It has been quite a week for New Zealand politicians.
The Government has had some wins and losses and the Opposition National Party has had some losses and wins.
Unemployment figures out this week showed a rate of 3.9%, the lowest rate since June 2008 when it was 3.8%. The good news on employment comes when business and consumer confidence continues to fall and provides counter intuitive evidence to the data provided by all of the confidence indices released.
National leader Simon Bridges is in an awkward position after claiming three months ago unemployment was too high at 4.4% and the Government was destroying the economy.
Social media has been flooded with his quotes from a few months ago complaining about high unemployment and comments this week from his finance spokeswoman Amy Adams.
Ms Adams says the drop in unemployment is welcome but the figures also highlighted the growing pressures in an economy where businesses are struggling to find workers.
In an attempt to turn good news into bad, Adams says the Government inherited a strongly performing economy and the figures with a lag effect, showed that.
National is now claiming Labour is backing off some of its more controversial employment law reforms because of the fall in unemployment and difficulty businesses have in finding workers. There is no evidence backing up this claim.
New Zealand First leader Winston Peters has agreed to use former National Party MP Jami-Lee Ross’ proxy vote in what will be an effort to further destabilise National. Mr Peters says the Botany voters need a voice in Parliament, and he will provide that through the proxy vote, in the belief Ross will eventually resign and force a by-election.
Ross offered his vote to Bridges but it was declined. With Peters having the use of the vote, the Ross saga will drag on further, something National can do without.
In a draw, Speaker Trevor Mallard and National shadow leader of the House Gerry Brownlee have come under public scrutiny for spending $24,000 of taxpayers’ money on a very short trip to Japan to meet so-called leaders.
Coincidentally, the two-day trip – including the business class travel to and from Japan – happened when the Baby All Blacks were playing Japan. Quelle Surprise.
Both men are keen sports fans and former rugby players. Calls for them to pay the money back have been dismissed by the two men.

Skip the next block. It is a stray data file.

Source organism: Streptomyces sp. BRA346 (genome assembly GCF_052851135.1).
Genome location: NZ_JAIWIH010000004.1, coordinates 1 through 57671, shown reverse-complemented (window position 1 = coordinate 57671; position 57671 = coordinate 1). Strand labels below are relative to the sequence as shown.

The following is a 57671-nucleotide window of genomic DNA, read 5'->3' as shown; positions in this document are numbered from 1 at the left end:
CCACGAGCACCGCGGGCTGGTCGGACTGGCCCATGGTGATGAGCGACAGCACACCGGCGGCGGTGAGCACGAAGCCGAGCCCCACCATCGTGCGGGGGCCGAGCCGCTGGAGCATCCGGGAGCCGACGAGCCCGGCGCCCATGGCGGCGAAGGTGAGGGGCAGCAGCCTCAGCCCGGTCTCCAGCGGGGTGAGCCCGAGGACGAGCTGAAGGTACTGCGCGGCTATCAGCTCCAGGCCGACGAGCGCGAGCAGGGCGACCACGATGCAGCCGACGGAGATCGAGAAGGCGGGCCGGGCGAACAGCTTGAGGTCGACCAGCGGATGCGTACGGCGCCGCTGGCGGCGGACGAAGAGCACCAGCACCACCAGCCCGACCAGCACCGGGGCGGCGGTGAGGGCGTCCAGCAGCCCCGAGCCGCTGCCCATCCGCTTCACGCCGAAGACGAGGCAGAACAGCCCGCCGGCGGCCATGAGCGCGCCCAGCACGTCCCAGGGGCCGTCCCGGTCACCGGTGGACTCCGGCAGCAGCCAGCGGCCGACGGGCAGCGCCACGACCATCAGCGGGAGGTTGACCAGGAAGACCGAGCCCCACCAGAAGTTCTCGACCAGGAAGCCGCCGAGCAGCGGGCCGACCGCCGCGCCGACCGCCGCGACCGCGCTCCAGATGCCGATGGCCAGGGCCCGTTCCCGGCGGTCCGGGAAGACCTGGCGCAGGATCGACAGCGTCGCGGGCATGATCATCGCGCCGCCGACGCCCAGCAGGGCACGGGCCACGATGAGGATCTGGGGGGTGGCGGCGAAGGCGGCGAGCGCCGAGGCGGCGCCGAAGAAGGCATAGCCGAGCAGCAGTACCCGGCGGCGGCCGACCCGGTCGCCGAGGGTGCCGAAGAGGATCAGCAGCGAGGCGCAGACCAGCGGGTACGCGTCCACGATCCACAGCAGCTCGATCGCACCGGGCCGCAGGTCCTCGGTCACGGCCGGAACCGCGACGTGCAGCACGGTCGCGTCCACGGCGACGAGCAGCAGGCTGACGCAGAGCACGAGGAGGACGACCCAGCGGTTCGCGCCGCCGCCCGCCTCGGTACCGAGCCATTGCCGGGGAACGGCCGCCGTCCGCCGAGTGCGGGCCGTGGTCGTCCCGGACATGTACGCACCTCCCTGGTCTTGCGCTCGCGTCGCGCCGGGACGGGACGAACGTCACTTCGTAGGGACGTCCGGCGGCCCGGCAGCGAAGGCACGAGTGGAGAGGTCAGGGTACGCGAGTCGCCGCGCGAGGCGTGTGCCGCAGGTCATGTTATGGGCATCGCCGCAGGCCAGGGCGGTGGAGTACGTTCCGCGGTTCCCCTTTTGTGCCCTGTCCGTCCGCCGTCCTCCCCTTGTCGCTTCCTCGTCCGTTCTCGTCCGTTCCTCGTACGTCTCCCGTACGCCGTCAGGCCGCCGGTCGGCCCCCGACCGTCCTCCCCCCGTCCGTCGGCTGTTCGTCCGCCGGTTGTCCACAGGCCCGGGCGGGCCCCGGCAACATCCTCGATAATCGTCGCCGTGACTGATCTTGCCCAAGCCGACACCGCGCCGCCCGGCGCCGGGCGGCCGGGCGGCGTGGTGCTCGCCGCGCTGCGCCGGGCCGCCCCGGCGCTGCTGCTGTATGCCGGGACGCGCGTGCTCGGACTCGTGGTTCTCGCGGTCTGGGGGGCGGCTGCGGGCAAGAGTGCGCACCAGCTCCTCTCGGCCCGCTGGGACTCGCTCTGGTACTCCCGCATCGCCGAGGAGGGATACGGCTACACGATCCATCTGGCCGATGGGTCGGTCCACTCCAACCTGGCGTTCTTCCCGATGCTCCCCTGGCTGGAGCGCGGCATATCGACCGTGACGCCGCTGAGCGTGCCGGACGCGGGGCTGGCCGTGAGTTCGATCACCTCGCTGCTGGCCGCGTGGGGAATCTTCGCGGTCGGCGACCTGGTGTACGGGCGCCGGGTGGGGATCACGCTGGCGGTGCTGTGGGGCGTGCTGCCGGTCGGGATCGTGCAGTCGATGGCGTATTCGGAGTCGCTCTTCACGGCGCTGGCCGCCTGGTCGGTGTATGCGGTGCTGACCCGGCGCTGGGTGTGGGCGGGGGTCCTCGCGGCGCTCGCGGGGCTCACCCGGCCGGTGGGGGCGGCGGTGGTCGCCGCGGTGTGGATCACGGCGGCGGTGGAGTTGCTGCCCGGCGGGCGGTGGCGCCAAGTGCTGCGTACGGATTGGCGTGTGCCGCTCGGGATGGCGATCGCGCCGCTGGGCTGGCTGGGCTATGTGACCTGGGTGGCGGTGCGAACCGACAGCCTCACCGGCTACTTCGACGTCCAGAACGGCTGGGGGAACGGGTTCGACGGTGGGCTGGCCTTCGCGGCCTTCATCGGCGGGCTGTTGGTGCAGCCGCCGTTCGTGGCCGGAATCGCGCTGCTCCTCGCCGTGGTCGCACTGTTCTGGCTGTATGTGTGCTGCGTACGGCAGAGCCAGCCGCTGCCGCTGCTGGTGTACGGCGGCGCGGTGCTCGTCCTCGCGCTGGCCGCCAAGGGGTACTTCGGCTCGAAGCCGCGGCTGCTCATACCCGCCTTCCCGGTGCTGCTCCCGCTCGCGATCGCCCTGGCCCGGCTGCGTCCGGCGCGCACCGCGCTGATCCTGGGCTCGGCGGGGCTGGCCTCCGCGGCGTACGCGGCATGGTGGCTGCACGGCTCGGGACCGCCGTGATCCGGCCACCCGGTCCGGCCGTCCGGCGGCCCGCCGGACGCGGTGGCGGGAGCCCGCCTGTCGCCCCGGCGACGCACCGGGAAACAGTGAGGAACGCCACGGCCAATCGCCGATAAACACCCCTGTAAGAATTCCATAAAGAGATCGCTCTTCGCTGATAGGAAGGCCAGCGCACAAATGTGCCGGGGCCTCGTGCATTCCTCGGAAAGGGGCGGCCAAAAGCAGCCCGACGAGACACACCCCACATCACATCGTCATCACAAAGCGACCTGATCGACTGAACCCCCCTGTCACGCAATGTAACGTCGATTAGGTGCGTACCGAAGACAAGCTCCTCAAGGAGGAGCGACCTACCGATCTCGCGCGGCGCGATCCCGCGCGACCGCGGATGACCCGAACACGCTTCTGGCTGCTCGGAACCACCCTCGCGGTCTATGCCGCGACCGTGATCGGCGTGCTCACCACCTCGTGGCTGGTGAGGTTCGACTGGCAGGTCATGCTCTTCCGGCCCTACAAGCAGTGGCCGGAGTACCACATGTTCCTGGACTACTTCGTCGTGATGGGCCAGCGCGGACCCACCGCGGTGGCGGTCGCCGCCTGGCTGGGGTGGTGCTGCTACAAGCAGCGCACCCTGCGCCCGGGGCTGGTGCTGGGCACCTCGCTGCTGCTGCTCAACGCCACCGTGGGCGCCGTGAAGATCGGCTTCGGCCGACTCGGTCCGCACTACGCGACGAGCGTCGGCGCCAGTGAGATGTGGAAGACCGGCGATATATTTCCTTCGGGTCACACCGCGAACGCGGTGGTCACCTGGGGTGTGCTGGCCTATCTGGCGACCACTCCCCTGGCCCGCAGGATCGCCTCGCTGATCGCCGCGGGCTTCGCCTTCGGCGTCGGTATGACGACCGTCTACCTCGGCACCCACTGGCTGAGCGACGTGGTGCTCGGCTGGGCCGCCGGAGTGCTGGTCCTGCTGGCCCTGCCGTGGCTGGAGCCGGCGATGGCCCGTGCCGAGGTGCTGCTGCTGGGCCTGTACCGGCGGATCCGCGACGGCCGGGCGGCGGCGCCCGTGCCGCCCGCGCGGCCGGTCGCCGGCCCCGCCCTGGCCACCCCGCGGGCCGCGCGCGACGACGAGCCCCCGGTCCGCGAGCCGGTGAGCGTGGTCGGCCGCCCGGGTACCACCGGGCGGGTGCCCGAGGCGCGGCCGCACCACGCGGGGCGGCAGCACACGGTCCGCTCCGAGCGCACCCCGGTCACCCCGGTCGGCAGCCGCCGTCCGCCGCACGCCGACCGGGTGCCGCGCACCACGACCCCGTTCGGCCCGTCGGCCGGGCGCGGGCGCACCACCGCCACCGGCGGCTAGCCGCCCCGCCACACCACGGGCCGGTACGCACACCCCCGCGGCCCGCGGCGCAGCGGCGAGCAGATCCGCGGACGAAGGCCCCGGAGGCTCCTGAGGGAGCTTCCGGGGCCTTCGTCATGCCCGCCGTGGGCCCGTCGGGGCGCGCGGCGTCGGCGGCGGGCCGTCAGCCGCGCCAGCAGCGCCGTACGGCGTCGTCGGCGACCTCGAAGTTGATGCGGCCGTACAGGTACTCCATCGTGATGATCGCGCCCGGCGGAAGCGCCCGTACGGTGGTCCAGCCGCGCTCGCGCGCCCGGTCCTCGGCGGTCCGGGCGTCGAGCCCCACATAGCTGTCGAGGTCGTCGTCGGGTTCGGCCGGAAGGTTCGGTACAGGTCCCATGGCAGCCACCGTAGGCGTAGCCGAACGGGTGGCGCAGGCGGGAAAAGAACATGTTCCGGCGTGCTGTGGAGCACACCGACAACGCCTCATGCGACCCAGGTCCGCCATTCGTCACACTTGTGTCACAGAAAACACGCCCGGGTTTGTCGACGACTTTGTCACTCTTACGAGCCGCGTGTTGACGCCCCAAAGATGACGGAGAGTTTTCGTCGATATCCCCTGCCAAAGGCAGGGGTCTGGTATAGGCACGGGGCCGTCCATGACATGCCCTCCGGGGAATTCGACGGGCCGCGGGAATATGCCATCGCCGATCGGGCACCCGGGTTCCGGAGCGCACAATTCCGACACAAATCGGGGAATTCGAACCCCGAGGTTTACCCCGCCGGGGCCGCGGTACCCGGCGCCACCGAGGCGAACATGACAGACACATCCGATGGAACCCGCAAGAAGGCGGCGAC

The Government has taken a hit with its plans to now allow KiwiBuild purchasers to retain 70% of any capital gain if they sell their house within three years. The Government gets the other 30%.
The change of plan was snuck through under the cover of darkness. Previously, KiwiBuild purchasers would receive no capital gain if the house was sold within five years. Given the lack of demand for the houses, Housing Minister Phil Twyford has had to take some drastic action.
The deadline for the houses in Wanaka has been extended and demand is slow in other places. The houses, at $600,000 plus, remain unaffordable for most young workers.
Finally, the Government has rammed through its ban on new offshore exploration, a ban National says it will reverse. Given National is unlikely to be the Government until at least 2023, the country is in for some changes.
Increased imports of coal and gas are likely in the event of hydro lakes falling to low levels or the wind not blowing strongly enough to generate wind power.
The Government is blinded by the target of New Zealand being carbon neutral well into the future. It has not seen the short-term effects clearly.
Already, a Dunedin electricity company has been forced to close after high spot prices made its business model untenable. More independent small operators may be forced to disband and leave their customers to the larger generator/retailers.
If this happens, New Zealand power prices will start rising sharply, forcing more people to decide between food or warmth in winter.
*Dene Mackenzie is a Dunedin political commentator.